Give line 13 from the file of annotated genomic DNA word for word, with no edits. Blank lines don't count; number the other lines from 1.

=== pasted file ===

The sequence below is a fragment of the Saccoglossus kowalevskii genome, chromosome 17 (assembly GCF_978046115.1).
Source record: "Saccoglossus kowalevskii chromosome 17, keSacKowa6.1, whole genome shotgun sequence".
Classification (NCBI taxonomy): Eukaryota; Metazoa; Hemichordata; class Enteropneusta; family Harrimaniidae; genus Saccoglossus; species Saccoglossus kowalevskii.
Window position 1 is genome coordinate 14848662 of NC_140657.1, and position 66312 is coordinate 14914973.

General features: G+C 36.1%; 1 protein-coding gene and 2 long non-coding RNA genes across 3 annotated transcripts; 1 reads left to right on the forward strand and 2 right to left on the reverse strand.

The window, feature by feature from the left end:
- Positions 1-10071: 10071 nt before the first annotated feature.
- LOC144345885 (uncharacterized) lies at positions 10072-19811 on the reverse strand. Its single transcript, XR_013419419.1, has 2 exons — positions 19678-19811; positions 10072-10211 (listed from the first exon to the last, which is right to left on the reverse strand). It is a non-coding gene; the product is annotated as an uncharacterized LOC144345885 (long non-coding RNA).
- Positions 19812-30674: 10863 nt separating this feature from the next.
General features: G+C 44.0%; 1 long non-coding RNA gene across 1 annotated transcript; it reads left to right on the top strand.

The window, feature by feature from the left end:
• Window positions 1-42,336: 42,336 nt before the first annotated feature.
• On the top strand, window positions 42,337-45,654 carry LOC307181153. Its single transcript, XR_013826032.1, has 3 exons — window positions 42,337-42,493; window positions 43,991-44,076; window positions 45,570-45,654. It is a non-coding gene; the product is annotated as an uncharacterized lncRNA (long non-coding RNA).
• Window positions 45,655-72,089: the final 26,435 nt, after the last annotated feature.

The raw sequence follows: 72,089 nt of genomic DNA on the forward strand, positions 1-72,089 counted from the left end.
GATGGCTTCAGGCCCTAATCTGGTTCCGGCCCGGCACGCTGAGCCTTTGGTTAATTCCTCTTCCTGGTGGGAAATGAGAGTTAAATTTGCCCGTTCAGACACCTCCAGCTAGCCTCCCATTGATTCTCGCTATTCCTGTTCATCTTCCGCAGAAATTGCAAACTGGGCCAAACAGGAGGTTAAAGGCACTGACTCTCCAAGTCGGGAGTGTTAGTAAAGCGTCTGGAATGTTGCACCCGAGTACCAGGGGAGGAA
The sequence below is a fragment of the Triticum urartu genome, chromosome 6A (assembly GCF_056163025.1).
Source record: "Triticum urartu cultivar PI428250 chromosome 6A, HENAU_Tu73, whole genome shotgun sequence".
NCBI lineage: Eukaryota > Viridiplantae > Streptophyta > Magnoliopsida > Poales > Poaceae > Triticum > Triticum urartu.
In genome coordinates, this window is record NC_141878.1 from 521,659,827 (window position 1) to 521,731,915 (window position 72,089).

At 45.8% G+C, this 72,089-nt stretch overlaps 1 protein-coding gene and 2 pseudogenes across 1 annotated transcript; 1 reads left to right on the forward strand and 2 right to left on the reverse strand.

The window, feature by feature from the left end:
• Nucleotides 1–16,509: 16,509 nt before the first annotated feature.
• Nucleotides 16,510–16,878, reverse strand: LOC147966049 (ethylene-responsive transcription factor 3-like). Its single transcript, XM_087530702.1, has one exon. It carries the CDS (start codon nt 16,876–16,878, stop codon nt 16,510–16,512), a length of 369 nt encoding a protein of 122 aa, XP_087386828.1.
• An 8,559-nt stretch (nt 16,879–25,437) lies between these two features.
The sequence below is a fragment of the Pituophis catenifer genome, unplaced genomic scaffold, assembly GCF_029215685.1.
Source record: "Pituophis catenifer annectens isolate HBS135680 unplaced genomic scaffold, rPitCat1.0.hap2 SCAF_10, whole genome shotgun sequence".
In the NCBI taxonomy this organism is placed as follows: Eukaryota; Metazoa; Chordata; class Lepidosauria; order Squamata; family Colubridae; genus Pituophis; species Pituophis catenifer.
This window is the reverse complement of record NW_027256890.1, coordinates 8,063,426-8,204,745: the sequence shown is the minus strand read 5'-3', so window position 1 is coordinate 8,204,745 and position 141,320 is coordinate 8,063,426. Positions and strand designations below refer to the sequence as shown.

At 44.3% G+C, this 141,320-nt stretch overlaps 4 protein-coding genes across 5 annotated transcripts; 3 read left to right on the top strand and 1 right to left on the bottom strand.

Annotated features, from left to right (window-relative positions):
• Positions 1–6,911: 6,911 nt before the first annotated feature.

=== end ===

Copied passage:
• On the top strand, window positions 42,337-45,654 carry LOC307181153. Its single transcript, XR_013826032.1, has 3 exons — window positions 42,337-42,493; window positions 43,991-44,076; window positions 45,570-45,654. It is a non-coding gene; the product is annotated as an uncharacterized lncRNA (long non-coding RNA).